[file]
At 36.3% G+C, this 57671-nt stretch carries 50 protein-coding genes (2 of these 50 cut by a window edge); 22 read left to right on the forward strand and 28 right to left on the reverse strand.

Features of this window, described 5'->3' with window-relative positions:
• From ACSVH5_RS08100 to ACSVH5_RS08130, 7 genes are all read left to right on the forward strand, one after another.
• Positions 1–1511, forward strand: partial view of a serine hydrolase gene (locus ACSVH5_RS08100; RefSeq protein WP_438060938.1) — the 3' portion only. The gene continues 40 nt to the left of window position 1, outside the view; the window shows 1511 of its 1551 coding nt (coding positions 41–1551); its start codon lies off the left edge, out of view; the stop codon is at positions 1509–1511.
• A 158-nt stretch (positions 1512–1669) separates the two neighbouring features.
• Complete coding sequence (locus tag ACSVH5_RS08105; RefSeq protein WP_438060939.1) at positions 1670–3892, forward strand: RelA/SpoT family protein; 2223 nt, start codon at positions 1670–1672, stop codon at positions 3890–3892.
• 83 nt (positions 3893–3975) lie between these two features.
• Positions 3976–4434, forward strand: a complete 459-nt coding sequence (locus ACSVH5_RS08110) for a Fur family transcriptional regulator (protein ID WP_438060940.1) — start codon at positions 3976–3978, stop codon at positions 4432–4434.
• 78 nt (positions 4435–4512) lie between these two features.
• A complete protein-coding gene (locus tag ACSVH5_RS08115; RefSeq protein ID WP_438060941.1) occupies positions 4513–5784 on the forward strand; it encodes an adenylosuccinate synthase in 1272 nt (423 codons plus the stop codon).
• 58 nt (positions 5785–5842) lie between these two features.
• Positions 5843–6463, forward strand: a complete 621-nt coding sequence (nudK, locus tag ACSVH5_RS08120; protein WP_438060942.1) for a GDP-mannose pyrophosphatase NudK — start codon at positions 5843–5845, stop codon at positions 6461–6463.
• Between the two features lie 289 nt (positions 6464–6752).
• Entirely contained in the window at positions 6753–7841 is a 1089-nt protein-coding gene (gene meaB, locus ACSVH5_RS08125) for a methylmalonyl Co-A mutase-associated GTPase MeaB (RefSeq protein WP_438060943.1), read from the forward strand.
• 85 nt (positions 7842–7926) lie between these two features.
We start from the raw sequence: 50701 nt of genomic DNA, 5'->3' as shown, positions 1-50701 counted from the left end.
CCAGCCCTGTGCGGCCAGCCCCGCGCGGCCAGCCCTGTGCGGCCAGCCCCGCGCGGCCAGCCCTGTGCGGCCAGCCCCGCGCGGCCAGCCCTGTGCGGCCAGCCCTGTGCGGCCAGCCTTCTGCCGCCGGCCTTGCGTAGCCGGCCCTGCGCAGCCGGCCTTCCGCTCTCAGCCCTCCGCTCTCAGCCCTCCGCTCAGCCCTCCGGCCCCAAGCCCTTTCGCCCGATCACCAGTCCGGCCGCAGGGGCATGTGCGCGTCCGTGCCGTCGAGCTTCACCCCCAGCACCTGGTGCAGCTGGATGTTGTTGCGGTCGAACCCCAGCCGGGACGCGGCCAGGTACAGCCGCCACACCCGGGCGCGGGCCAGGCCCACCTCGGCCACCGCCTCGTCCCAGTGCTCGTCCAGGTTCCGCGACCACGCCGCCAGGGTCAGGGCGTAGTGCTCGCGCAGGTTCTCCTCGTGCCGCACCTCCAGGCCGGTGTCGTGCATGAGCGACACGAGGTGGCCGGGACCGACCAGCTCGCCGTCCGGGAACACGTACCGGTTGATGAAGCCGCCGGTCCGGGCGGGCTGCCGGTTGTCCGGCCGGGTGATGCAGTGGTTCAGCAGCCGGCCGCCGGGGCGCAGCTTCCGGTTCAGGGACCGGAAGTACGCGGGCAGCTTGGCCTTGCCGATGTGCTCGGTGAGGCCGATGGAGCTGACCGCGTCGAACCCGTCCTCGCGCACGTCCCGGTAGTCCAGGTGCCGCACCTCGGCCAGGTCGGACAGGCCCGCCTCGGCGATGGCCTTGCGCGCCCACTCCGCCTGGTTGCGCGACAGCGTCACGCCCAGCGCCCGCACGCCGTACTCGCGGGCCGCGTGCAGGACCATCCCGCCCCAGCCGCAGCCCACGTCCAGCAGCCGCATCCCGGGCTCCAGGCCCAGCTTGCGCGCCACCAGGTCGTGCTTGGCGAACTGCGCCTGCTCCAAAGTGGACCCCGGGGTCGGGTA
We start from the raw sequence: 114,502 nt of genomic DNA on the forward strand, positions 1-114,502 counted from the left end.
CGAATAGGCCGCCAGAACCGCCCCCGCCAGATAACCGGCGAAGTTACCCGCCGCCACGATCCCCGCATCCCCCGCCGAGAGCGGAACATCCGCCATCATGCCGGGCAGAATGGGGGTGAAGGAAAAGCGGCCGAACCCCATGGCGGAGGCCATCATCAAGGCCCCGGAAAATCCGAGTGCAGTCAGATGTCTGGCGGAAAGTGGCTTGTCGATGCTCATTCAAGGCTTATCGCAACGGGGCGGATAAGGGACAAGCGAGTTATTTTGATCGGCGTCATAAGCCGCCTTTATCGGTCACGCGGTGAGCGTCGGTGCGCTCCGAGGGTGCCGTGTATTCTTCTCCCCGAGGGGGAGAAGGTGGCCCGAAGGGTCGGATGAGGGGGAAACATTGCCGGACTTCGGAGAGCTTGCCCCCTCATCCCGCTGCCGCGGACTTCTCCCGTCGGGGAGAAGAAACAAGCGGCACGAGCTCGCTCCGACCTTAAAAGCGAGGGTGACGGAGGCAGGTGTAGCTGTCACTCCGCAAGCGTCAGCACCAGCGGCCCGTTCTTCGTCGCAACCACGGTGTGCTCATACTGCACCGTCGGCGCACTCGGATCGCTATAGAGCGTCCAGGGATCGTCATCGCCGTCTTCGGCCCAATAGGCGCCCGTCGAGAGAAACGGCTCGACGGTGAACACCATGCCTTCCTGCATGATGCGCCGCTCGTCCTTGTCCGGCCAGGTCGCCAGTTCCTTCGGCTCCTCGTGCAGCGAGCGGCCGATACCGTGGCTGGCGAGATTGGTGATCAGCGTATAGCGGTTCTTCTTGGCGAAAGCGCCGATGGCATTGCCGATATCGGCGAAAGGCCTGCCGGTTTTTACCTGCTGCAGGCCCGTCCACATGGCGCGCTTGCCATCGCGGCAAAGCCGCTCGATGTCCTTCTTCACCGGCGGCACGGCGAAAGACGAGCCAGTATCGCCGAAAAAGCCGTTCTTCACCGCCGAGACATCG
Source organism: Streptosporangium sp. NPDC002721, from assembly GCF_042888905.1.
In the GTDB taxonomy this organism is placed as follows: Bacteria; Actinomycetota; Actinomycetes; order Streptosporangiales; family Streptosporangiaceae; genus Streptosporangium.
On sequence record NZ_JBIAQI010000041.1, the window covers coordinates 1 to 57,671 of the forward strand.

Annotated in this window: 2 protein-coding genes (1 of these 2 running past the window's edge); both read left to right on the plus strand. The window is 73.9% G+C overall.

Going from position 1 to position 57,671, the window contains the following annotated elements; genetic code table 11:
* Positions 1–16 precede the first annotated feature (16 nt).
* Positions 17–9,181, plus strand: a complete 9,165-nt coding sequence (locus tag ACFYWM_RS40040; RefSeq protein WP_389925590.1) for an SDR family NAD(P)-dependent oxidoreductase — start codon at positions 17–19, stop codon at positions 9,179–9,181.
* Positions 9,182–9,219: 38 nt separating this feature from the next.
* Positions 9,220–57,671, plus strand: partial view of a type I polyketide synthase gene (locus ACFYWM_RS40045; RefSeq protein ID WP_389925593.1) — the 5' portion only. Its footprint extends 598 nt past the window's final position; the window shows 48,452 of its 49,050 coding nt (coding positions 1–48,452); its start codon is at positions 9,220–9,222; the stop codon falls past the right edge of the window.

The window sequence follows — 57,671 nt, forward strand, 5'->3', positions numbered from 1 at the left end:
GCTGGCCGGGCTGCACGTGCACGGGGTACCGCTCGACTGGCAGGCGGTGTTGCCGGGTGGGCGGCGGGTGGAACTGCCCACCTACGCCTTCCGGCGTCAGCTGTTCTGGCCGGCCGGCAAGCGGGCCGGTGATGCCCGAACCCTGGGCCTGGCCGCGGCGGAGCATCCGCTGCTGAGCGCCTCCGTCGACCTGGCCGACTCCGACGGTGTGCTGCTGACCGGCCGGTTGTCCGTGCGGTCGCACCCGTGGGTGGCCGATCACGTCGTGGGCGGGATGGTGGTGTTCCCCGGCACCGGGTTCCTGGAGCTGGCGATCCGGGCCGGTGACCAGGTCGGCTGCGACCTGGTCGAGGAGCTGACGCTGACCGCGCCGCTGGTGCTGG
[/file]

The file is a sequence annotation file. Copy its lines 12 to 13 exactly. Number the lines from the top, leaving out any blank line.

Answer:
• Positions 5843–6463, forward strand: a complete 621-nt coding sequence (nudK, locus tag ACSVH5_RS08120; protein WP_438060942.1) for a GDP-mannose pyrophosphatase NudK — start codon at positions 5843–5845, stop codon at positions 6461–6463.
• Between the two features lie 289 nt (positions 6464–6752).